Drivers Fact Sheets

Planning A Safer Journey

Falling Asleep At The Wheel

Thousands of crashes are caused by tired drivers. They are most likely to happen:

  1. On long journeys on monotonous roads, such as motorways
  2. Between 2:00 am and 6:00 am
  3. Between 2:00 pm and 4 pm (especially after eating, or drinking even one alcoholic drink)
  4. After having less sleep than normal
  5. After drinking alcohol
  6. If taking medicines that cause drowsiness
  7. On journeys home after night shifts; Sleepiness reduces reaction time, alertness, concentration and decision making, all crucial driving skills.

Tired drivers are much more likely to have an accident, and the crash is likely to be severe because a drowsy or sleeping driver does not usually brake or swerve before the impact.

Plan Your Journey

A planned journey reduces the risk of drowsiness and falling asleep at the wheel, and is more efficient, saving you time, stress and money.

Mode Of Travel

If possible, make long journeys by train, bus, coach or air, as these are safer (mile for mile) than road travel.

Time

Consider how long the journey will take, including time for rest breaks and unexpected delays. See ‘satellite navigation’ below.

Avoid driving in the early hours of the morning, when you have had less sleep than normal, or in mid afternoon after eating a large meal – these are peak times for sleep related accidents.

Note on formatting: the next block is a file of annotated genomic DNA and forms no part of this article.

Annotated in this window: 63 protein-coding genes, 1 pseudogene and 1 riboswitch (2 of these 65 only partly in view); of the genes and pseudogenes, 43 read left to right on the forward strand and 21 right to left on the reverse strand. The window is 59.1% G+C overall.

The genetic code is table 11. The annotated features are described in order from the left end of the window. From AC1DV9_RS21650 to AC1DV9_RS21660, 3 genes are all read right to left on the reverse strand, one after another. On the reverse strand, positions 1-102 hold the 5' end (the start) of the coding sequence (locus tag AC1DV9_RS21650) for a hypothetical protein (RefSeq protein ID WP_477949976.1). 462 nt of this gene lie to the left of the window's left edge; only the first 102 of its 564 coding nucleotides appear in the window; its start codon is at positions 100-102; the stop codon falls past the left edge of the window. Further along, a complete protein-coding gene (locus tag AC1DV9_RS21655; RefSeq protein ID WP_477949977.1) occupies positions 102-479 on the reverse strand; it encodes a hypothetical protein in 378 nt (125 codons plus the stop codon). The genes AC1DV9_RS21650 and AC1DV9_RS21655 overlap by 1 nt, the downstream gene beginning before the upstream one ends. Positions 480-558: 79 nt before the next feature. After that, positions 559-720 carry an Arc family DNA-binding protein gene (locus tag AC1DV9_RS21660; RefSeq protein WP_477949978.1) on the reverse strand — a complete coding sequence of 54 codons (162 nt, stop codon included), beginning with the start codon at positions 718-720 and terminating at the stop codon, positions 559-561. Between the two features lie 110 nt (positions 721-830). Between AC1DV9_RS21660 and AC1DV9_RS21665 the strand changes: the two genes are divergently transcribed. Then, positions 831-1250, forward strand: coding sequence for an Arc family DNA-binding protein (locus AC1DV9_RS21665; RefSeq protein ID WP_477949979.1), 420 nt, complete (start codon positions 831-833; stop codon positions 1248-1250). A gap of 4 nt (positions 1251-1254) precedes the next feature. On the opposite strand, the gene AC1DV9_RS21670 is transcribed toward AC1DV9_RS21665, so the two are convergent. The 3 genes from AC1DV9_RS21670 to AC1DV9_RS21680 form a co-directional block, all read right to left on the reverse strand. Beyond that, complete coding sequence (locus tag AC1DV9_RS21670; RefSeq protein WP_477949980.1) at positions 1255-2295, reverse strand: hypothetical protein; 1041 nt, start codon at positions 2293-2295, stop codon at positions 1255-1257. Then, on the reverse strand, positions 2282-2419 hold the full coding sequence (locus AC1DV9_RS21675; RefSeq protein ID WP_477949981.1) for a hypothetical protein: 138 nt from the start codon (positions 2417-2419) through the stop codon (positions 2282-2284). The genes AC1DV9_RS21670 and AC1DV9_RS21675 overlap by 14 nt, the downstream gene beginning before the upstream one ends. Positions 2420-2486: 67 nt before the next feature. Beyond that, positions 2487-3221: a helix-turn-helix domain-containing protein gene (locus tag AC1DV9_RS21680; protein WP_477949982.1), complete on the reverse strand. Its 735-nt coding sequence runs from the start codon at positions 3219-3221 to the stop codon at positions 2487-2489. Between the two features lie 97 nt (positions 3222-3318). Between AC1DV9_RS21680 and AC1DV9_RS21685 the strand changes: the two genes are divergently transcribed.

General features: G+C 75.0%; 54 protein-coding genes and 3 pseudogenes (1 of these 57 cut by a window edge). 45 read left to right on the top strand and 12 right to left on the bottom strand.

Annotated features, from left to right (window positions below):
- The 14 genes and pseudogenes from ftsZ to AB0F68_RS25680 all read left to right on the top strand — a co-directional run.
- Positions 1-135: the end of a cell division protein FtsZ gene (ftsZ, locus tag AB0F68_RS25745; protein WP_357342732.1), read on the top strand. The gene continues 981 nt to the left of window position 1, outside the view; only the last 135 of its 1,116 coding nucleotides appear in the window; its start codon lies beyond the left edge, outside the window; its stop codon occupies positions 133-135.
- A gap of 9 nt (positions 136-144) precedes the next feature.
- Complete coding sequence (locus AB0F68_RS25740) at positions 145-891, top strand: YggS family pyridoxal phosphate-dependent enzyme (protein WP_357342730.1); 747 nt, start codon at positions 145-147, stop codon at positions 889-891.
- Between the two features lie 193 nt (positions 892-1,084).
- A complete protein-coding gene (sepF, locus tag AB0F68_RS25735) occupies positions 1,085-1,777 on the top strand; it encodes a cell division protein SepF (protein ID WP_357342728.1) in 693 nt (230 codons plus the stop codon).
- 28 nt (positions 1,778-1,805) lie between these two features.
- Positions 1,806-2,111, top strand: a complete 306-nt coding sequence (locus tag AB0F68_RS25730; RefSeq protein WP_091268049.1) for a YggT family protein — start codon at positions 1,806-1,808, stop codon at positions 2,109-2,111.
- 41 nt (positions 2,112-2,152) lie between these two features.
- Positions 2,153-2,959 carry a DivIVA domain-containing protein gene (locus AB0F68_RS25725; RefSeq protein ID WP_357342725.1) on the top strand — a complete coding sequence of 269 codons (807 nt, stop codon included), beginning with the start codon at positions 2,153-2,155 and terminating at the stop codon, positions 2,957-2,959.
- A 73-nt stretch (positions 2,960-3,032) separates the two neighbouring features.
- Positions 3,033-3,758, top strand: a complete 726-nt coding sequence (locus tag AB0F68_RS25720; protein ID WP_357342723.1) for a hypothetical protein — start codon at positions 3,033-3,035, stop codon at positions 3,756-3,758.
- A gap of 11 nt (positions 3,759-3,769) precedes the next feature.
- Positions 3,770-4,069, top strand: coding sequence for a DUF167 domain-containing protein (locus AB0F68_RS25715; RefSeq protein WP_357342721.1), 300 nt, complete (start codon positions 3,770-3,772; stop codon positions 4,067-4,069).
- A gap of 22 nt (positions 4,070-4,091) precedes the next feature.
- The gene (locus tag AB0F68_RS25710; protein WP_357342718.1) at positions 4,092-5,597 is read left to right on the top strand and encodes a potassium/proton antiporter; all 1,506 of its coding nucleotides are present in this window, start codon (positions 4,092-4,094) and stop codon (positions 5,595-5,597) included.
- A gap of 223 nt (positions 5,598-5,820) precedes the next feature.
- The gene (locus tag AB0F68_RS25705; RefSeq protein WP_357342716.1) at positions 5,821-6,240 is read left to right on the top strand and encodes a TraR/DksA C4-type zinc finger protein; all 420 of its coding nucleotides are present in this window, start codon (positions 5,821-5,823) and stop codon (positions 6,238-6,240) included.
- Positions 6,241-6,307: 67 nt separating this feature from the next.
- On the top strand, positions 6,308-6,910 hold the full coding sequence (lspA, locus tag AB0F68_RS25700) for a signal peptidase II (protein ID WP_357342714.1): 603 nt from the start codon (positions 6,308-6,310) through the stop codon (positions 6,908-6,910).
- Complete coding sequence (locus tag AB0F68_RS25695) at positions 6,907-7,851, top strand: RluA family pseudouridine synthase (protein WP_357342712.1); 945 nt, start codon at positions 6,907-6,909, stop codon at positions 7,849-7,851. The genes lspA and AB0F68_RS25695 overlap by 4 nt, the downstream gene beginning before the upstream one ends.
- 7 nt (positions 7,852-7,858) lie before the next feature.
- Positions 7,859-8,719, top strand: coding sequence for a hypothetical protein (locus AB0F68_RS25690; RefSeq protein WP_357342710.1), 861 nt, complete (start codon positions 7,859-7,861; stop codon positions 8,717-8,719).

Avoid starting a long journey after a full day’s (or shift’s) work.

Plan Your Route

Write out a route plan that you can easily read. Check for roadworks or likely traffic jams, and if possible, plan an alternative route to avoid any major delays. Plan whereto stop for regular rest breaks (every two hours, or sooner if feeling tired, for at least 15 to 20 minutes).

Invest In Satellite Navigation

Alternatively, let technology plan the route for you, give you an arrival time and advise you of any holdups.

Overnight Stop

Consider breaking your journey with an overnight stop.

If you are catching an early flight or returning from abroad – make it part of your holiday.

Second Driver

If possible, share the driving with a second driver.

Sleep

Try not to stay up late or reduce your normal sleep before a long journey.

Alcohol

Alcohol stays in the body for several hours and will make you more sleepy, so avoid having even one drink.

Medicines

If you are taking any medication, check whether it causes drowsiness. If it does, ask your doctor or pharmacist for an alternative that does not cause drowsiness.

Check Your Vehicle

Make sure everything’s working properly, especially the tyres, lights, windscreen wipers, and all fluid levels.

If You Begin To Feel Tired

If you start to feel sleepy while driving, this means that you are more likely to crash. Many drivers try to stay awake by turning up the air conditioning, winding down the window,listening to the radio, talking or singing. These will only work for a few minutes, to give you time to find somewhere safe to stop.

They will not stop you falling asleep

If you begin to feel tired:

  1. Do not try to complete the journey (you might never arrive)
  2. Find somewhere safe to stop (not the hard shoulder)
  3. Drink one or two cups of strong coffee or other high caffeine drinks
  4. Take a nap of about 15 minutes
  5. But remember, sleep is the only cure for tiredness. So, if necessary, find somewhere safe to stay overnight.

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